My personal experience in universities was that people NEVER, EVER, EVER, EVER, EVER, EVER, UNDER ANY CIRCUMSTANCES, NO MATTER WHAT, learn material outside their field of specialization after they get their PhD. It is just not done. I was kind of a misfit for doing so. While there is a lot of babbling about interdisciplinary work it is almost never done because people won't even learn enough about other specialties to be able to talk to each other and define research projects. (I can vouch for that in chemistry). So, an academic chemist is not in a professional environment conducive to learning things like chemical engineering kinetics or inorganic descriptive chemistry (which includes how mercury binds to things and what kinds of complexes it forms).
So basically, a lot of luck winnowed all the people interested in mercury detox down to me. Hopefully some others with the relevant knowledge will show up. I think there are a lot of people in industry and a reasonable number in academia who also could figure it out pretty quickly or even already know it but they lack the personal experience of getting toxic to motivate them to ask the basic questions necessary to realize that the medical literature is, to put it politely, inaccurate on this issue.

Dr. Shade refers to himself as “the person who knows the most about mercury,” but he is an organic chemist with little to no background in chemical kinetics. He simply is not qualified to appraise the relevant papers to assess ALA as a chelator. Further, unlike Andy, he has a financial interest in promoting his products and keeping people buying them, so he has little motive to verify that Andy was right and a lot to discredit him.

Below is a discussion of Gregus Z, et al. 1992. Toxicology and Applied Pharmacology, 114,88-96. To understand this paper, it is important to know about the various forms of mercury and how they exert their harmful effects.

Vapor mercury (Hg0) is the form that can off-gas from amalgam fillings and evaporate in the oral cavity. The vapor can enter the lungs, get into the blood stream and also cross the cellular membranes (because it is fat soluble). Methylmercury (CH3Hg+ ( MM in the Gregus paper) is one form of organic mercury commonly found in fish. It is readily absorbed into the body from the intestines where it will go to the blood stream and circulation. Ethylmercury (C2H5 Hg) is the form of organic mercury that is found in the Thimerosal component of vaccines. When this is injected, it goes directly into blood circulation. Organic mercury is fat soluble and can cross cellular membrane so these forms all get into the brain readily.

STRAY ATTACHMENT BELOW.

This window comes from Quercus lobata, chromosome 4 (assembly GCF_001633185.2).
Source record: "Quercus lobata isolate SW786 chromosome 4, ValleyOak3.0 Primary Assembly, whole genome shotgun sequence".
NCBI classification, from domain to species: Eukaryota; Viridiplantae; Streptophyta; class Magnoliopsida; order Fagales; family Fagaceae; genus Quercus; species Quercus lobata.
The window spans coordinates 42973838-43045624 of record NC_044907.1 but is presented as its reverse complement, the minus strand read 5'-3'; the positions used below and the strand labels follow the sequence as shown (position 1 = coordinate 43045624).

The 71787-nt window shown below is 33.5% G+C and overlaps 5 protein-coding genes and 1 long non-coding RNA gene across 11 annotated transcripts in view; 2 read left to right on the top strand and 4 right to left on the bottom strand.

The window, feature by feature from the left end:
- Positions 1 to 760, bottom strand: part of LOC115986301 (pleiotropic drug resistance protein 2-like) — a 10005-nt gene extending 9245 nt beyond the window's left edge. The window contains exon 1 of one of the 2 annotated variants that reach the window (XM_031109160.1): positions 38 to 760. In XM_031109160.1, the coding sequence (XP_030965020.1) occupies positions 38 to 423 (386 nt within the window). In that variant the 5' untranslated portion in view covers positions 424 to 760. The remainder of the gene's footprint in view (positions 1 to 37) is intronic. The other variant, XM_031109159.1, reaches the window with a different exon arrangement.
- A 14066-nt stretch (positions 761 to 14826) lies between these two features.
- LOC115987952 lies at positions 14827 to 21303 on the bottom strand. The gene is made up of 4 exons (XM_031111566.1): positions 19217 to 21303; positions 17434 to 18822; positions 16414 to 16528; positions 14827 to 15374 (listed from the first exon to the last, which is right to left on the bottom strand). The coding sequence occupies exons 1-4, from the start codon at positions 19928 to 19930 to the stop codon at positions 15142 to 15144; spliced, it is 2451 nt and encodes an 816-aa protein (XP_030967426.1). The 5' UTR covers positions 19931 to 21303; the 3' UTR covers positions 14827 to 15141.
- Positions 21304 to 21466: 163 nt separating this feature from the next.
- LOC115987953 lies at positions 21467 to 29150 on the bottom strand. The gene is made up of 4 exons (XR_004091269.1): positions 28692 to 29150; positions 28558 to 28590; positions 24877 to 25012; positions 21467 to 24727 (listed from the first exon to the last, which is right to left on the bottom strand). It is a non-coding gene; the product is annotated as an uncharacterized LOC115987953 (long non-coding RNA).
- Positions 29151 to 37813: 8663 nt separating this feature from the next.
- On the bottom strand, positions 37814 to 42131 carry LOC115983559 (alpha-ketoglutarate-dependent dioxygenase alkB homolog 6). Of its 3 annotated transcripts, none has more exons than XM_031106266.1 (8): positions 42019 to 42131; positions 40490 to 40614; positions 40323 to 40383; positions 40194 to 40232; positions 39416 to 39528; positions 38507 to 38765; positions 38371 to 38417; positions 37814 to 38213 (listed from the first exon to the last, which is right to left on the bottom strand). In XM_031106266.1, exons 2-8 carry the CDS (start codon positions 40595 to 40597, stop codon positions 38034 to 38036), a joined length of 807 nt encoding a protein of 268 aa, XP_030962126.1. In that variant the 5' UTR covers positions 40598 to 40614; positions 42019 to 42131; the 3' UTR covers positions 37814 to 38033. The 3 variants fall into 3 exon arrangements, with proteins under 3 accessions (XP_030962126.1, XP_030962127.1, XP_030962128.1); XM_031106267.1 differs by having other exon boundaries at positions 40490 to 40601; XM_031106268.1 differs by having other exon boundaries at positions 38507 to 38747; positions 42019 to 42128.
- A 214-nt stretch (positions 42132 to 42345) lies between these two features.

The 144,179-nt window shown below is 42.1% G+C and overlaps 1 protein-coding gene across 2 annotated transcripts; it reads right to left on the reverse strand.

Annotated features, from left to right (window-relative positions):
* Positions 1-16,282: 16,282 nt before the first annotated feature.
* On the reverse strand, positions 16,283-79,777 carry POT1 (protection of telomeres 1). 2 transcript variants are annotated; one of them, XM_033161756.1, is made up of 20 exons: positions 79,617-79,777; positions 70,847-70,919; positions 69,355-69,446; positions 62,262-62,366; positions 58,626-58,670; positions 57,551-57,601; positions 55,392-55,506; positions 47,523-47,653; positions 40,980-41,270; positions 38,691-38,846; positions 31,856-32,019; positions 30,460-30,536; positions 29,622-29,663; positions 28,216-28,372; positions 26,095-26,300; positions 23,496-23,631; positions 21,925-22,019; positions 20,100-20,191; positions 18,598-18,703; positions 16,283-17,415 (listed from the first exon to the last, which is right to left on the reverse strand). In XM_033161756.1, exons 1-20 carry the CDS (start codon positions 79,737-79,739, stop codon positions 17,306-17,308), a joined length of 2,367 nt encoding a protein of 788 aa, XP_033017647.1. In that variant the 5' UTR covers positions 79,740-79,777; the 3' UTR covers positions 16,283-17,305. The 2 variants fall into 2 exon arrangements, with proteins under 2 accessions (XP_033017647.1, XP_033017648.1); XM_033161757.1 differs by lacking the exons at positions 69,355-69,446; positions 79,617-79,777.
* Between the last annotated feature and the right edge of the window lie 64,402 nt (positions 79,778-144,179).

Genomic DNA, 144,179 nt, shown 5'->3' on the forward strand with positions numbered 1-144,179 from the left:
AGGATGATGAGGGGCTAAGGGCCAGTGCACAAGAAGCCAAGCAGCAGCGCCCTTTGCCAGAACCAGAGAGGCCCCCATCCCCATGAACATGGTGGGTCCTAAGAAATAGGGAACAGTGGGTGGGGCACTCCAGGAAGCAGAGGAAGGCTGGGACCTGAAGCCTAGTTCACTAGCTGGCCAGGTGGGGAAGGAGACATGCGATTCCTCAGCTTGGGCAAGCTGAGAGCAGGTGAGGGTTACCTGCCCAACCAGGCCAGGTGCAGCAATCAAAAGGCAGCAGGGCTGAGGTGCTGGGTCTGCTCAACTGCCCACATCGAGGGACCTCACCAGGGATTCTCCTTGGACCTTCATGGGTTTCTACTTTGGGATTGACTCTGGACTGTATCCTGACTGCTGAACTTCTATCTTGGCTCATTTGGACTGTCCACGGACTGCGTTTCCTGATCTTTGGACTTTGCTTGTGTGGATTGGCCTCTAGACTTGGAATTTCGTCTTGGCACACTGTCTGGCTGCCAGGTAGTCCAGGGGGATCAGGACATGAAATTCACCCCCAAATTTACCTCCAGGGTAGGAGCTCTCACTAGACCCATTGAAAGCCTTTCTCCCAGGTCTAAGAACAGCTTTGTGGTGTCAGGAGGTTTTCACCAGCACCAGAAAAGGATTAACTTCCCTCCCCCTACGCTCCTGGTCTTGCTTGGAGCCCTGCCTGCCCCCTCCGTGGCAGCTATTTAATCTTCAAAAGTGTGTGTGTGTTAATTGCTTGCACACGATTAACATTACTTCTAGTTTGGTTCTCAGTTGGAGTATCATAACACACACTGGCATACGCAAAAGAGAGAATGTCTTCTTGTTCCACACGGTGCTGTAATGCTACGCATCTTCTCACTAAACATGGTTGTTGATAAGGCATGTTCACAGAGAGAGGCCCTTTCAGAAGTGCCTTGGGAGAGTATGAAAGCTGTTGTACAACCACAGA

All three of these forms will circulate in the blood and enter into cells, organs and the brain where the mercury will be attracted to sulfhydryl (SH) groups. Inside the cells the body slowly converts the vapor mercury and organic mercury to inorganic mercury (Hg++). Inorganic mercury is not fat soluble. Because of this, it will become stuck in the cells, organs and the brain and not be able to leave. While some natural processes may remove small quantities of inorganic mercury from organs over a very long time, whatever is in the brain basically remains there for life. That is why we need a fat-soluble chelator that is able to cross the blood/brain barrier to get into the brain to remove inorganic mercury. The Gregus study shows that alpha lipoic is such a fat-soluble chelator.

In the Gregus study, rats were injected with specific metals and alpha lipoic acid. Bile was collected for analysis every 30 min. At the end of the three hour experiments the rats were sacrificed and samples of blood and tissues were collected for analysis.

The experiments showed that alpha lipoic acid dramatically increased the excretion of Hg++ into bile. At the lowest lipoic acid dose there was a 12-fold increase of Hg++ excretion while at the largest dose, a 40-fold increase in Hg++ was found in bile. Shade theorizes that the observed increase of Hg++ in bile is the result of alpha lipoic acid activating Nrf2 (Nuclear factor erythroid-related factor 2) which would subsequently increase glutathione and it is the glutathione that is responsible for moving the mercury. But Gregus et al (1992), did a further series of experiments that treated rats with DEM (diethyl maleate).